No, they are not 100% secure, specially if the attacker has a hash database. A better approach is to use salted passwords, as this make hash databases quite useless.

Another way to make the password a bit more secure is to hash it several times, which also reduces the effectiveness of a hash database.

As other posts mentioned, pick a more secure and expensive algorithm like sha-512.

share|improve this answer
thanks, could you provide me proper link where salted password are explained properly with example? –  Fahim Parkar Nov 10 '12 at 15:11
I am not sure if algorithm also be secure. Why because if I generate random password and give it to sha-512, it will give me output something like MD5 is giving. From there also I could get password. So I believe hashing fails everywhere... –  Fahim Parkar Nov 10 '12 at 15:14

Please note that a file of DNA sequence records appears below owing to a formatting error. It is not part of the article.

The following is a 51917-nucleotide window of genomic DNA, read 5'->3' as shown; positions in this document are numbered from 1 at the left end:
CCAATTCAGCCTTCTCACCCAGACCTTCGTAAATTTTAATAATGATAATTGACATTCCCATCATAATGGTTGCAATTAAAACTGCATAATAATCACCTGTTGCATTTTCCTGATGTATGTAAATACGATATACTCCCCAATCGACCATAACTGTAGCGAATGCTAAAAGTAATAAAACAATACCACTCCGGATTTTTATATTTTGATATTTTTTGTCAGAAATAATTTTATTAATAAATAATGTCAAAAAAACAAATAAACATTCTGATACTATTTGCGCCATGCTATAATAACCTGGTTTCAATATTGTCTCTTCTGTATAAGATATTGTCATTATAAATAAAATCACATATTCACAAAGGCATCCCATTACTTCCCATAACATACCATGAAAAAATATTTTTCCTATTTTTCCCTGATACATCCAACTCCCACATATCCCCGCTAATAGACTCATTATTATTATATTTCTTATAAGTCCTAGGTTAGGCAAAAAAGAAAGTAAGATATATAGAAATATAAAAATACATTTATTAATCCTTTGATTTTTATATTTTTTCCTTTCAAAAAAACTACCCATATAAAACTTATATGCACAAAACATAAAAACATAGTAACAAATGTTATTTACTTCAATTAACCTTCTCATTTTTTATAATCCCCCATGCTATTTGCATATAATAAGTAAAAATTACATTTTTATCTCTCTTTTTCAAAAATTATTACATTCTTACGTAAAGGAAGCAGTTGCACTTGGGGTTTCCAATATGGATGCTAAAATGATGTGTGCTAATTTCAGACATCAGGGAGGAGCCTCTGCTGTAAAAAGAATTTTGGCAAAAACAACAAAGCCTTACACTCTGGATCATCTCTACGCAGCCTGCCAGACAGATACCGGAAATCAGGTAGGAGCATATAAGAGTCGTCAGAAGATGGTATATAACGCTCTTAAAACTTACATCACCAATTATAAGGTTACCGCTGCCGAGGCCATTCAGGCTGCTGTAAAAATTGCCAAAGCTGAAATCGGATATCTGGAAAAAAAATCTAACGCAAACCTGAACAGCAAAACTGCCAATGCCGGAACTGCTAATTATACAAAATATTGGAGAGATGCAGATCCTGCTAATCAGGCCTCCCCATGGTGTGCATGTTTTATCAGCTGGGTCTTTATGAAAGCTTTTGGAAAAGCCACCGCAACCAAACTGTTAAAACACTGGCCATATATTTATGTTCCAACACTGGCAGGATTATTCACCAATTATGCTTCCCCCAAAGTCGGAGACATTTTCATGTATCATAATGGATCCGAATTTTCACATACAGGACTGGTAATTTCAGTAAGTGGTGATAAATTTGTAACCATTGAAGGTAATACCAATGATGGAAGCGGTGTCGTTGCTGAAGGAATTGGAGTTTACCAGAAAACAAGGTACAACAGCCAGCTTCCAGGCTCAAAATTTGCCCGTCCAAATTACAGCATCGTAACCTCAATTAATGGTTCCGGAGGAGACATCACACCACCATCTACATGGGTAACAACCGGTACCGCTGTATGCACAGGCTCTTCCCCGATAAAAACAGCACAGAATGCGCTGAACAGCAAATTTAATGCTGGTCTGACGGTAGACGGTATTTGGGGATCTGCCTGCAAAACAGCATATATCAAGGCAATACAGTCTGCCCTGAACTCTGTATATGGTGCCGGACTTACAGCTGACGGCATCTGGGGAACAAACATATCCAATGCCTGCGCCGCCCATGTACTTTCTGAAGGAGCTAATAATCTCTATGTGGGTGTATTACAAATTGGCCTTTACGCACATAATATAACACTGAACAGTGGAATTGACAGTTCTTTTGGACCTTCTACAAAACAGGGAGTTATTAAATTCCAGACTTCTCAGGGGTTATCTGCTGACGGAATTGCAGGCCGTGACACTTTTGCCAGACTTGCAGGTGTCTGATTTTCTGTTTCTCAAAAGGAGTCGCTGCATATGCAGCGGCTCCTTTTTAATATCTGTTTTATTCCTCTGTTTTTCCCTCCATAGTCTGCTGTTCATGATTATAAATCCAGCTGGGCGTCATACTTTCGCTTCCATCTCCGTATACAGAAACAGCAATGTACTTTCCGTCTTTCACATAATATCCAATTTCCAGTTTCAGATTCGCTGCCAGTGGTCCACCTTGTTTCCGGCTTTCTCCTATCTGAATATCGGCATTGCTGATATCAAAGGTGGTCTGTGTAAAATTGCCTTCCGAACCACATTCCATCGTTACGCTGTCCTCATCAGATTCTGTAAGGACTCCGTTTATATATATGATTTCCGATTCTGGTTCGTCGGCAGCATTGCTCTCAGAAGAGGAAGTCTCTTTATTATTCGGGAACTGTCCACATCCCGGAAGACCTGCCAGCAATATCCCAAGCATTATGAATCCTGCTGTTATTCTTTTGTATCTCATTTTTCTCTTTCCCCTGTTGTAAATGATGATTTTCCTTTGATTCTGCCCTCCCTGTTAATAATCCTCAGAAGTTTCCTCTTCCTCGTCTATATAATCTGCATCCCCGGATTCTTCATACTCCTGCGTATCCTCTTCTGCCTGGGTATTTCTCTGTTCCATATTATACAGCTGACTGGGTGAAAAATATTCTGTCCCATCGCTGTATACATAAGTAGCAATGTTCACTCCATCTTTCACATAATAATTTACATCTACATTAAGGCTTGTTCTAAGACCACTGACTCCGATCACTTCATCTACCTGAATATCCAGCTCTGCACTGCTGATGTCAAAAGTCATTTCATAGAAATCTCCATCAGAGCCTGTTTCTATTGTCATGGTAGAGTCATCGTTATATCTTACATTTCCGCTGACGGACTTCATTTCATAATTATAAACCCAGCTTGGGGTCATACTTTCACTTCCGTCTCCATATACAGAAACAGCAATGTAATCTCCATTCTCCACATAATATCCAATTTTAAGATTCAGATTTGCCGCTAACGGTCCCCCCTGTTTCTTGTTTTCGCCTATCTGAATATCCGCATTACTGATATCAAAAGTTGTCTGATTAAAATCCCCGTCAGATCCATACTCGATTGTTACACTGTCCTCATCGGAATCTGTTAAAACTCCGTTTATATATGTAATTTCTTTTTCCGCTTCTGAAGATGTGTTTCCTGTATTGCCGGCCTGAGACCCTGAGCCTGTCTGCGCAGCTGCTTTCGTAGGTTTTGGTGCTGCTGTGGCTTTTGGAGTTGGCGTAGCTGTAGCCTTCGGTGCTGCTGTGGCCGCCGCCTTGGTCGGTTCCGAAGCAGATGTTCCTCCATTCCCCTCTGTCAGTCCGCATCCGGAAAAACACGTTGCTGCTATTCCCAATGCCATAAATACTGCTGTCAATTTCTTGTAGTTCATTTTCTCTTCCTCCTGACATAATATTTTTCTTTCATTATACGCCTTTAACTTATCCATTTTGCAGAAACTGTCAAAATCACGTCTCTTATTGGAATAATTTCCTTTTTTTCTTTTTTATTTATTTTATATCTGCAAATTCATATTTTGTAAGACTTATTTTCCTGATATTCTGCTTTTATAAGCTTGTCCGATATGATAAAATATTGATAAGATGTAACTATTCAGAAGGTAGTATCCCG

Feel feel to crack my password: 9357d8611d03db1c54bb6bae5e9f1bfa857f655e523455593bc474bd67797fa42de4c0b51ef28caa‌​8710bccbfd1ad780d2bf91311d9951c2d18f9cb868015e1c (hint, unsalted sha 512) :) –  Augusto Nov 10 '12 at 15:16
I have one question : suppose my password is @p1a2s3s@ & when I used SALTED, I get output as 9357d8611d03db1c54bb6bae5e9f1bfa857f655e523455593bc474bd67797fa42de4c0b51ef28ca‌​a‌ . Now I believe whenever I give input to SALTED, I will get output as 9357d8611d03db1c54bb6bae5e9f1bfa857f655e523455593bc474bd67797fa42de4c0b51ef28ca‌​a‌ . Right? –  Fahim Parkar Nov 10 '12 at 15:21
Wish I could be hacker... I would have surely hacked your passwords. I love to play with data. –  Fahim Parkar Nov 10 '12 at 15:37